Stacey Jambura: Not Your Average Fish Tail Tale July 16, 2012

Stacey Jambura
July 6 – 17, 2012
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Geographical Area of Cruise: Gulf of Mexico
(You can view the NOAA ShipTracker here: http://shiptracker.noaa.gov/shiptracker.html)
Date: July 16, 2012
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Weather Details from Bridge: (at 15:45 GMT)
Air Temperature: 28.8 ◦C
Water Temperature: 28.80 ◦C
Relative Humidity: 70 %
Wind Speed: 8.56 kts
Barometric Pressure: 1,017.68 mb

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Science and Technology Log

The Trawling Net

Trawling Net

Trawling Net

The trawling net is used to collect groundfish samples. It is deployed from the stern of the ship and towed for 30 minutes. The net is towed back in and brought onboard to be emptied. During this process it is important that everyone at the stern of the ship is wearing a hard hat and a personal flotation device in the unlikely event that something goes wrong. Once the net is lifted over the side of the ship and brought on deck, it is untied and emptied into large baskets.

Hauling the trawling net back onboard.

Hauling the trawling net back onboard.

The baskets are weighed before they are brought inside and emptied onto a large conveyor belt. The fish are spread out on the belt so they are easier to sort. The fish are sorted into individual baskets by species. Once all of the fish are sorted, we count them and find their total weight. We then work through each basket and measure, weigh, and identify the sex of each specimen. Once we are done measuring the fish, some are bagged, labeled and frozen for scientists to examine back at their labs. The rest of the fish are thrown back into the ocean.

Emptying the trawling net into baskets

Alex & Reggie emptying the net into baskets.

We found many different species of vertebrates and invertebrates (fish with a spine, and those without a spine). Here are some of the fish we found:

Vertebrates

Invertebrates

It is important to document the length and weight of each fish collected in a trawl. We used special measuring boards and scales to collect this data. There are two boards, each is connected to one computer. When we measure the fish, we use a magnetic wand. When it touches the board, it sends a signal to the computer which records the length of the fish. Fish are measure at one of three lengths: fork length, standard length, and total length. Once the fish are measured, they are placed on a scale to be weighed. The scale is also connected to the computer and records the weight of the fish.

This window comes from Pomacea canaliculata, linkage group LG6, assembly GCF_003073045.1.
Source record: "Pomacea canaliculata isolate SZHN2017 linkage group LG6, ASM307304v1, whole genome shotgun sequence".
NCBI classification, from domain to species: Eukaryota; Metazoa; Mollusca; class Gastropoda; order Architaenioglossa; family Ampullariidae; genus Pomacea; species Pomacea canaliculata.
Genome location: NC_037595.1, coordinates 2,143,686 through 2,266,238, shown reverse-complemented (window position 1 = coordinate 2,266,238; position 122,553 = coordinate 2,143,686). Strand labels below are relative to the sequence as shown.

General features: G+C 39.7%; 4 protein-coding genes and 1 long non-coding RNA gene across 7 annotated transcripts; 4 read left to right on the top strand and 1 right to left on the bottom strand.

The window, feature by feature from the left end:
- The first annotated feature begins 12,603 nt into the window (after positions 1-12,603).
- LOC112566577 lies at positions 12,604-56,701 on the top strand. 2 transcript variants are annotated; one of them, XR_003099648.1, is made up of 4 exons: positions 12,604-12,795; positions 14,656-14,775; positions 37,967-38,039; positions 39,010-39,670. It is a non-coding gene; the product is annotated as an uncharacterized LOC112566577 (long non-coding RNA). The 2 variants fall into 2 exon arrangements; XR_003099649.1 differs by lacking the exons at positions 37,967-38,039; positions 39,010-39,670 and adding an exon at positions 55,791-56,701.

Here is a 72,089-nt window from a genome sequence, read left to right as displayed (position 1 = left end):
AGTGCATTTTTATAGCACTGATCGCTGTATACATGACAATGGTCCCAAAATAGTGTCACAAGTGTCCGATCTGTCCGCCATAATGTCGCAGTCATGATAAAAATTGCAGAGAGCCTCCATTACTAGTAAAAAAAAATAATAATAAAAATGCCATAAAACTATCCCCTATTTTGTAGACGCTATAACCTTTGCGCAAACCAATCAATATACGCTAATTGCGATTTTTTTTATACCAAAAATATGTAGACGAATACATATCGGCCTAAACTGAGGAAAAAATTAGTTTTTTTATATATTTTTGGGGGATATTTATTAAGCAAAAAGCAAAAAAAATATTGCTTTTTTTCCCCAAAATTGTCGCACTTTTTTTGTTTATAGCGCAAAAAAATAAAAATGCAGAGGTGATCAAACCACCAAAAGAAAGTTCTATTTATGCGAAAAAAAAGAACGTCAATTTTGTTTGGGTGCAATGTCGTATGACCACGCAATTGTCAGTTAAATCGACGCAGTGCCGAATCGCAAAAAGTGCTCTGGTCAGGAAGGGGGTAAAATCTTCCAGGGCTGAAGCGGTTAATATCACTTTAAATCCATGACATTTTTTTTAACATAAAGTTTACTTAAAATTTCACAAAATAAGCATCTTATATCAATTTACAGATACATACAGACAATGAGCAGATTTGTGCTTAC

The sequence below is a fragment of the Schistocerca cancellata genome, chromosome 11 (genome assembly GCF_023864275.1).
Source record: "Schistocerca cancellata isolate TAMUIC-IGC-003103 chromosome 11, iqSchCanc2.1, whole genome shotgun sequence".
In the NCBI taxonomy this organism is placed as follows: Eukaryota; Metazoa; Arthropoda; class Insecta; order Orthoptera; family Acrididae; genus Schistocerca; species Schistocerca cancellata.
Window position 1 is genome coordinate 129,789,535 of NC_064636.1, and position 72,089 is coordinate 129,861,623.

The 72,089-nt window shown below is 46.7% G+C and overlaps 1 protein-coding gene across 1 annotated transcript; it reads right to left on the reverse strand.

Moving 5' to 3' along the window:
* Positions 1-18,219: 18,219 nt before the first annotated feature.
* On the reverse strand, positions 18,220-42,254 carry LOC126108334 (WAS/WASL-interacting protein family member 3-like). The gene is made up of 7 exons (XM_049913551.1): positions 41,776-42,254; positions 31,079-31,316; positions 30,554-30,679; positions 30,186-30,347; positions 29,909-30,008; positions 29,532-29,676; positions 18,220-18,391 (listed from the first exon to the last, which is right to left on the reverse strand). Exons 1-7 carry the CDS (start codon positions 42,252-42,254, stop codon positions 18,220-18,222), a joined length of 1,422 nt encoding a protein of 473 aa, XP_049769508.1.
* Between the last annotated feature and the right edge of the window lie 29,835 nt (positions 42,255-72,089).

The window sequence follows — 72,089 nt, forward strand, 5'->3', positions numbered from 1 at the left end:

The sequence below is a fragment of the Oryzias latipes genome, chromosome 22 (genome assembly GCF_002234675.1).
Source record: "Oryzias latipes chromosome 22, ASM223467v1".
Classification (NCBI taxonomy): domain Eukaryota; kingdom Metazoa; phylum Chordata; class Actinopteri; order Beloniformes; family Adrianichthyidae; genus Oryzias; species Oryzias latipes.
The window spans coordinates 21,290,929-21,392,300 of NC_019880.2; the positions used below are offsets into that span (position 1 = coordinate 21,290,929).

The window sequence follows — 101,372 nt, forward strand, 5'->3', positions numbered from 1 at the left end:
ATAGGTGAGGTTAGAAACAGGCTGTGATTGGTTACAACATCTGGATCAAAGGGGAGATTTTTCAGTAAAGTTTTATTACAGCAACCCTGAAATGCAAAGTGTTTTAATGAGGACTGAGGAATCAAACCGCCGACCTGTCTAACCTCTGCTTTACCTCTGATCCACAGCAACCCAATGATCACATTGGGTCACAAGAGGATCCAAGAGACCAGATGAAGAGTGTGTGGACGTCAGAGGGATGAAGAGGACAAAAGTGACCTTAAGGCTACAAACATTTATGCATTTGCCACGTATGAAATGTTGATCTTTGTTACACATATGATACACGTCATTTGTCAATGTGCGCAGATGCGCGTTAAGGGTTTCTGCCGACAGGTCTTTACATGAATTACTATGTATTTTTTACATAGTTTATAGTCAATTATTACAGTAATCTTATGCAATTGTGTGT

Scale

Scale

Boards

Measuring Boards

Fork length is measured from the inside of the tail of the fish.

Fork length is measured from the inside of the tail of the fish.

Standard length is measure from the base of the tail of the fish.

Standard length is measure from the base of the tail of the fish.

Total length is measured from the tip of tail of the fish.

Total length is measured from the tip of tail of the fish.

Personal Log

Day 12 – July 16th

Today is my last day at sea before we dock in Pascagoula,Mississippi. It has been quite a journey and I can’t believe it is already over. Though the work was hard and hot (and many times smelly), it was an amazing experience and I hope to one day have the opportunity to experience it again! I have met many wonderful people and hope to keep in touch with them! I have learned so much about our oceans and the life within them. I hope that my blogs have given you a glimpse into what life onboard the Oregon II is like and I hope that you have learned something about the work that takes place on the open seas.

Map of our Survey

Map of our Survey

Although this is my last day on the Oregon II, keep an eye out for one final blog. There will be interviews with the crew of the Oregon II, what their job is, why they chose this line of work, the steps they took to become a crew member of the Oregon II, and words of advice for students everywhere!

Lesley Urasky: Fish, fish, where are all the fish? June 18, 2012

 NOAA Teacher at Sea
Lesley Urasky
Aboard the NOAA ship Pisces
June 16 – June 29, 2012

 

Mission:  SEAMAP Caribbean Reef Fish Survey
Geographical area of cruise: St. Croix, U.S. Virgin Islands
Date: June 18, 2012

Location:
Latitude: 17.6568
Longitude: -64.9281

Weather Data from the Bridge:

Air Temperature: 28.5°C (83.3°F)
Wind Speed:  17.1 knots (19.7 mph), Beaufort scale: 5
Wind Direction: from SE
Relative Humidity: 75%
Barometric Pressure:   1,014.80 mb
Surface Water Temperature:28.97 °C (84.1°F)

Science and Technology Log

Alright, so I’ve promised to talk about the fish.  Throughout the science portions of the cruise, the scientists have not been catching the anticipated quantities of fish.  There are several lines of thought as to why: maybe the region has experienced overfishing; possibly the sampling sites are too shallow and deeper water fish may be more likely to bite; or they might not like the bait (North Atlantic mackerel) since it is not an endemic species/prey they would normally eat.

So far, the night shift has caught more fish than the day shift that I’m on.  Today, we have caught five and a half fish. The half fish was exactly that – we retrieved only the head and it looked like the rest of the body had been consumed by a barracuda!  These fish were in the grouper family and the snapper family.

Coney (Cephalopholis fulvus)